Chest Pain: When to Worry

by | Nov. 01, 2011


The following are some guidelines we use in helping us determine which body system is most likely the cause of your chest pain and how to best treat you. However, please remember, if you have undiagnosed chest pain, go and get it checked out!

Cardiovascular: Heart disease is listed as the most common cause of death in the United States. As doctors we usually start here and work our way down. Much can be determined by a simple review of the patient’s cardiac risks. These include age, gender (men are more commonly affected than women), heredity, smoking, high blood pressure, high cholesterol, diabetes, obesity, physical inactivity, emotional stress, and behavior.

While you have no control over the first three, much can be done to modify the others. If you have several risk factors, I recommend you talk to your primary care doctor, start where you are, and take measures now to improve your risks. Irregularities in the speed or force at which your heart is beating also warrant further evaluation.

Pulmonary: Lung problems may present as chest pain. Shortness of breath and an associated fever could indicate pneumonia or other infections. Tightness and wheezing can be from asthma or an allergic reaction. A recent surgery or swollen leg associated with chest pain may represent a blood clot to the lungs (pulmonary embolism). A sudden shortness of breath or an injury may represent air leaking out into the chest cavity and cause a lung to collapse (pneumothorax). Smoking increases a number of conditions including COPD (chronic obstructive pulmonary disease) and cancer.

If the physician hears fluid in the lungs, this may also represent an infection or trouble with the heart, kidneys, liver, or even an undiagnosed cancer. A simple chest x-ray can help to determine many of these. Pleurisy is when the sack lining the lungs or when the inside of the chest wall becomes inflamed and painful with deep breaths.

Gastrointestinal: The heart essentially sits on top of the stomach and the esophagus tube is directly behind the heart. These are common causes of chest pain. Peptic ulcers, acid refluxing up into the esophagus, or even a hiatal hernia are all common causes of pain and are difficult to differentiate from heart-caused pain. The esophagus muscle is tricky, as it can spasm, cause pain, and be relieved by nitroglycerin just as cardiac pain can. That’s why we run further tests to make sure. Gall bladder and pancreatic pain can also sometimes mimic chest pain and often bore through to the back.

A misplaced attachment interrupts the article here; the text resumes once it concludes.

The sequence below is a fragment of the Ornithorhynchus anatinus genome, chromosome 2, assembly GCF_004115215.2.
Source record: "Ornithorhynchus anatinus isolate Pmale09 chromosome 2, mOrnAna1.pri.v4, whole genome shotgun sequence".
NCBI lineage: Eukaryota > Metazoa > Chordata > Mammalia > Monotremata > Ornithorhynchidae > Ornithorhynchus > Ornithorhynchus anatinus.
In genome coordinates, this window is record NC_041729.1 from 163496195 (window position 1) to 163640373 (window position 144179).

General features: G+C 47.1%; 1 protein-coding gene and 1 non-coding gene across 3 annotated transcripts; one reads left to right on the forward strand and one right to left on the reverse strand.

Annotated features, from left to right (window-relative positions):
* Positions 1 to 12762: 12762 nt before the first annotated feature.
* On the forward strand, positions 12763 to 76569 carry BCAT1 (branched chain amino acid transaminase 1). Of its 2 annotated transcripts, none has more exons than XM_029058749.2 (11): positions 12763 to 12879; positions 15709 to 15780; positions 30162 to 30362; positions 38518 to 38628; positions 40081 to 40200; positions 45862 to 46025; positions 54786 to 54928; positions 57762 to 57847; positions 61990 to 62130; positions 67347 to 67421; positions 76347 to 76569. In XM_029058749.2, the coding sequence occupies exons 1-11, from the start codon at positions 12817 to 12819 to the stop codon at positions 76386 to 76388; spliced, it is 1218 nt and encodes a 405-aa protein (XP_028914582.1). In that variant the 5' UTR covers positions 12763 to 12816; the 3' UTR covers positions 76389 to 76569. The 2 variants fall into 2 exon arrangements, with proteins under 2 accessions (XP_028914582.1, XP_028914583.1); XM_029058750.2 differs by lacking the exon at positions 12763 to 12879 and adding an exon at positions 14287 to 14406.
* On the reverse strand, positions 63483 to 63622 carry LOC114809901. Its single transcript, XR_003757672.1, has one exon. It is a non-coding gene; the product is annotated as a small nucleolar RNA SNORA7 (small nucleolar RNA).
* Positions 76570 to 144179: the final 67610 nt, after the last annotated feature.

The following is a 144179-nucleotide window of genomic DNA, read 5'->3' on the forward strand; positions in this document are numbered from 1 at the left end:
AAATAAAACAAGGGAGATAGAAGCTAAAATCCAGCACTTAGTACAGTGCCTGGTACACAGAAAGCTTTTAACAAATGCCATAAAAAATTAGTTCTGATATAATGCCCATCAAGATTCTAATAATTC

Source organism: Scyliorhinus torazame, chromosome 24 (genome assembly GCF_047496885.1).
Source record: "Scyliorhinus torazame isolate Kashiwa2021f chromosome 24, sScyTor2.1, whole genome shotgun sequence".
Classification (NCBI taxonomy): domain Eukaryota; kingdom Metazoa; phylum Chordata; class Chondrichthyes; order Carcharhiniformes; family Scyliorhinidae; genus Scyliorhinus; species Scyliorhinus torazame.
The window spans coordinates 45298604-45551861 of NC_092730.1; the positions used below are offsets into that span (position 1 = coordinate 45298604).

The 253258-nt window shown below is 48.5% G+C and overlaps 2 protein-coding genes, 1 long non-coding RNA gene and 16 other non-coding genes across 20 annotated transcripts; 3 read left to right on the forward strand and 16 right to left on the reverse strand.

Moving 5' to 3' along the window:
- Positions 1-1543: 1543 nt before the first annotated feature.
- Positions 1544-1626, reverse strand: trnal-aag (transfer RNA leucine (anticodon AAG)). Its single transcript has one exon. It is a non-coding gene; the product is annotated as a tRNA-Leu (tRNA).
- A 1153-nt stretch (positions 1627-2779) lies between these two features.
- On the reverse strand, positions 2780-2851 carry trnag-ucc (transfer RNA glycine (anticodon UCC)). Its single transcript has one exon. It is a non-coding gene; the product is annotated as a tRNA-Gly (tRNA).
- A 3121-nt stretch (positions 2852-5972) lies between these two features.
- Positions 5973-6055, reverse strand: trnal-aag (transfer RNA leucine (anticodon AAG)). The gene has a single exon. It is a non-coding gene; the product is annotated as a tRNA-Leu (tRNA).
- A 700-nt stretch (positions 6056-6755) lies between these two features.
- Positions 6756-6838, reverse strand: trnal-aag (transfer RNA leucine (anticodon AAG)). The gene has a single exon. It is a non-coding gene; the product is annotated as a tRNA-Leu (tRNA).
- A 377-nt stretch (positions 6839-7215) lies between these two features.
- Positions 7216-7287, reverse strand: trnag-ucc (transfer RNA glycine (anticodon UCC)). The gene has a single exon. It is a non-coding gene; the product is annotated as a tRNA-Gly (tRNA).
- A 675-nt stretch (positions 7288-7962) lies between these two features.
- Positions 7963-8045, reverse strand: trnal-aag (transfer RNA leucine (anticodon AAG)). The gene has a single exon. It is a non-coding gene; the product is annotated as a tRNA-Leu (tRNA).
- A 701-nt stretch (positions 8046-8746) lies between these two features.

Musculoskeletal: Muscle strains, broken ribs, or inflammation where the ribs and cartilage join (costochondritis) are common causes of chest pain. Deep breaths and twisting or turning movement and direct pressure over the chest that cause an increase in pain all help us determine if this is the cause.

Neurologic: A bulging or herniated disc in the spine can pinch a nerve and cause pain wherever that nerve goes. This is usually one sided rather than bilateral.
Dermatologic: Shingles is a condition in which a dormant chicken pox virus travels along a nerve from the spine and can cause chest pain on one side of the body. The deep burning ache is usually followed by groups of clustered blisters on a red base. Anyone can get this, but the risks of shingles pain increases with age. There is now a vaccine available to those over 60 years of age to help prevent this.

Psychiatric: This is more common than you might think. Stresses at work, school, and home are common sources of anxiety and panic attacks and can cause irregular heartbeats and chest pain. The sensation of chest pain is the body’s physical response to a complex interplay of chemical, electrical, hormonal, vascular, neurologic, and emotional factors. We can’t always “choose” how we physically respond to stress. But we can choose what to do about it.

Adherence to several basic principles of both physical and spiritual health can help us avoid many of the ailments that plague our society, including chest pain. Simply focusing on proper nutrition, regular exercise, and a good night’s rest is a great place to start. But if you do have chest pain and have any question as to the cause, please see a doctor ASAP to have this thoroughly evaluated.

Now, let’s get healthy!

-Dr. Boud

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